John Halsall, the Tory leader of Wokingham borough council in Berkshire, which is also facing central government demands to build significantly more homes warned of a high political cost saying
“You won’t have a Tory left in the south or south-east of England.”
Some of the land is owned by Eton College, the alma mater of the prime minister, Boris Johnson. The largest parcel which would be built over is a farm purchased by Hintze for £10m from Mike Stock, the songwriter behind a string of 1980s hits by Kylie Minogue, Rick Astley and Bananarama.
Local opponents say the project – which could ultimately create a town of around 10,000 people – threatens rare wildlife, an increase in car congestion and risks becoming a dormitory for London commuters.
“There is an enormous amount of antipathy to this scheme,” said Julian Trumper, a local resident organising opposition. “Horsham has already taken enough of Sussex’s requirement to build housing and this potential growth is unsustainable. Infrastructure and road and rail links are insufficient. The displacement to wildlife and established ecosystems by building a new town in the open countryside is incalculable.”
The project claims that it will: “focus on building a community for people of all ages and providing a platform for economic opportunity and sustainable growth” and will champion the principle of “beauty” in town planning identified by Sir Roger Scruton in his report to the government on planning and architecture.
But the row over whether it should go ahead exposes a growing schism in Conservative ranks over two proposed reforms to accelerate housebuilding.
The first is a new planning system that will make it easier and quicker for developers to build on greenfield sites, which Conservative councillors have complained undermines local democratic involvement by proposing zones where detailed planning consents would not berequired.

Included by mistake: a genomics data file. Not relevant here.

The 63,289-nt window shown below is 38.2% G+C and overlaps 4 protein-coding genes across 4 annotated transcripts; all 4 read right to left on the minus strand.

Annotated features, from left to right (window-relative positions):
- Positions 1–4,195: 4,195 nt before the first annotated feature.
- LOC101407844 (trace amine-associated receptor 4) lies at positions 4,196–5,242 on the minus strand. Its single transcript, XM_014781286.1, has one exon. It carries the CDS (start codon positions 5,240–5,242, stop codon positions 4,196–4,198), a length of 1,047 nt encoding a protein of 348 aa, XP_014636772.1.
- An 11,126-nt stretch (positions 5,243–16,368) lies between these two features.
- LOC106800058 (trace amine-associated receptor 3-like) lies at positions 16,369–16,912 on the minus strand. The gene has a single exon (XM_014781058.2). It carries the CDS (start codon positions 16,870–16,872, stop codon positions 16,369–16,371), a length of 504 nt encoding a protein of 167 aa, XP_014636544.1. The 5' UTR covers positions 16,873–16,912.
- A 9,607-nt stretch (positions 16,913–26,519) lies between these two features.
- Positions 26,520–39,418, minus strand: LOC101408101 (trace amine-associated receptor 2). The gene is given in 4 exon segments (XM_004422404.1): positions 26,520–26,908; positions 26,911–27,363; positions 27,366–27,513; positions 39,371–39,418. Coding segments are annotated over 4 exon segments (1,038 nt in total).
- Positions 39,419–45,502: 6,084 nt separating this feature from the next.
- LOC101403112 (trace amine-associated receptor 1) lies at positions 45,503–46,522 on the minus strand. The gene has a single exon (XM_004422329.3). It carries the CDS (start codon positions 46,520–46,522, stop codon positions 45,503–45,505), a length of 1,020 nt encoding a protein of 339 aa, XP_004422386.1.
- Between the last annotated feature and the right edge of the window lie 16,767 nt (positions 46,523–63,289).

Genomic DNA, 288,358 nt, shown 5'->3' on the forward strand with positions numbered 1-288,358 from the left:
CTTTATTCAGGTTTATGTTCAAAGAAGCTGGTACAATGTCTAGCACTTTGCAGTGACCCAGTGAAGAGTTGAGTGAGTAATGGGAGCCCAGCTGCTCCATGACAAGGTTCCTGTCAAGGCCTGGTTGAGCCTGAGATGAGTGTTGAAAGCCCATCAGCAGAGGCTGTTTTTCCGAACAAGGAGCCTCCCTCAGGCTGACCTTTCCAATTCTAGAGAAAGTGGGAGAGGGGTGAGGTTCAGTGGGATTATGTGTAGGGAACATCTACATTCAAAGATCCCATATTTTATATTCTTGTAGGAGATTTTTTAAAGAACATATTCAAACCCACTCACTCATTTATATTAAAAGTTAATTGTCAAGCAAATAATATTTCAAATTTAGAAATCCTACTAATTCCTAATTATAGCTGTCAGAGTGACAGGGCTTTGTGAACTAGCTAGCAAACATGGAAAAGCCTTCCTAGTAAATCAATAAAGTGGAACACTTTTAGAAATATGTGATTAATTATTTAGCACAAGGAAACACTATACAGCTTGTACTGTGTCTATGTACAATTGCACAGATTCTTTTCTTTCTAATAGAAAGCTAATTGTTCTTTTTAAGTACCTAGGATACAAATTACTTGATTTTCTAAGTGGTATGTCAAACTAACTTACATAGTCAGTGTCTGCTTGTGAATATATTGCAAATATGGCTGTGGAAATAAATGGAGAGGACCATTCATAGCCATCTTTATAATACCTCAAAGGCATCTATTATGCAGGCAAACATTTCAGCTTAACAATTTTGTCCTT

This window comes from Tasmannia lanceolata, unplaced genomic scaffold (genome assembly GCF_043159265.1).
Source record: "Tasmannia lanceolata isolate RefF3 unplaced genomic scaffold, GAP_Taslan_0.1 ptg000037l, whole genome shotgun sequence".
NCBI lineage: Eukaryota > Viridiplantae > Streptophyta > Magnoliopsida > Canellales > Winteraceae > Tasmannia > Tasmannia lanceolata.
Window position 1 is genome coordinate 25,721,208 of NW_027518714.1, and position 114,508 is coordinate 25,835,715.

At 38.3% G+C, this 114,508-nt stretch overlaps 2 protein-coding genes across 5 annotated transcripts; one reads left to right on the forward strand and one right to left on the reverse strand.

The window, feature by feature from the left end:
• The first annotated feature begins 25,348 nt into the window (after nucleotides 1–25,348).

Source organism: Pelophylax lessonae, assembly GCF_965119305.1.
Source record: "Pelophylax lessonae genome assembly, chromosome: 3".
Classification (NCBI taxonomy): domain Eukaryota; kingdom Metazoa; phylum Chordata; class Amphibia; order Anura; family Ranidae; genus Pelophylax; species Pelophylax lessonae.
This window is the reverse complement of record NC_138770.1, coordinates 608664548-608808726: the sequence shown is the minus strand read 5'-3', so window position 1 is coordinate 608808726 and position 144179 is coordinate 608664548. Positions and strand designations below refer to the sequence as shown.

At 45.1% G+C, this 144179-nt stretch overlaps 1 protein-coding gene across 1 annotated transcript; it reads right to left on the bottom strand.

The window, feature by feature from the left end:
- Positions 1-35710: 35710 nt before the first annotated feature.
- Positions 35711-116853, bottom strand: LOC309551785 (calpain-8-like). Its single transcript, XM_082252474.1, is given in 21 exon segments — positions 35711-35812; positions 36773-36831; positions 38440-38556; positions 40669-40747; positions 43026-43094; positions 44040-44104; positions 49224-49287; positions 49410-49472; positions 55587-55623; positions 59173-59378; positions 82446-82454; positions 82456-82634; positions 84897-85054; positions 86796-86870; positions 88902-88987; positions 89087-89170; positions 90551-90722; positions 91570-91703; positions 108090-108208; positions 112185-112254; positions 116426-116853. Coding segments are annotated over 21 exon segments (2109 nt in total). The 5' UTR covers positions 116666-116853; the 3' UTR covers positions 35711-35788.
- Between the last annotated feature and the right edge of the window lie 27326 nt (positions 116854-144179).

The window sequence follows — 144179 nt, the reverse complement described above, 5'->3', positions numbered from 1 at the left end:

The second is new inflated house building targets which backbench Conservative MPs and council leaders have criticised as too high and ignoring local needs. The new target for Horsham would see the area required to deliver 1,715 new homes a year, more than double the current target of 800.
The high status of Kingswood’s backers – with close links to the top of government and the monarchy – has also sparked fears that local influence could be further undermined, with opponents citing the planning scandal earlier this year in which it emerged that the housing secretary, Robert Jenrick, backed a project by party donor Richard Desmond against the advice of officials.
In other words, it is not what you know but who you know in the wonderful world of developers?
“After what we saw with Jenrick and Desmond, we have the impression that the property developers are doing all this with barely any local democracy at all.
A spokesperson for Horsham district council said:
“Any site that is allocated in the next step of the local plan process will be subject to full public scrutiny at a public examination conducted by an independent planning inspector. Each site will be assessed to determine whether it is suitable, achievable and available, in a public arena.”
The local Conservative MP, Andrew Griffith, said: “We are building on greenfield, we’re not using brownfield land. This is the wrong type of development in the wrong place. The identity of the landowner is not important. I am giving voice to constituent concerns.”He told a Commons debate earlier this month: “So many of my constituents in villages of every letter of the alphabet, are having their lives blighted by the prospect of inappropriate and unsustainable development”.
Philip Circus, a Conservative member of Horsham council in whose ward the development is proposed, added:
“I am not interested that people are connected with royalty or people that donate to the Conservative party. It cuts no ice with me. We don’t feel any compulsion to doff our caps to anyone other than the residents. This is a rural community which in infrastructure terms does not look like an area for major housing development.”
The Kingswood masterplan has been submitted for inclusion in Horsham district council’s local plan, which is currently out to public consultation. The director of the development company, Dominic Richards, was formerly a director at the Prince’s Foundation for Building Community – the heir to the throne’s architecture and planning charity which promotes traditional urbanism.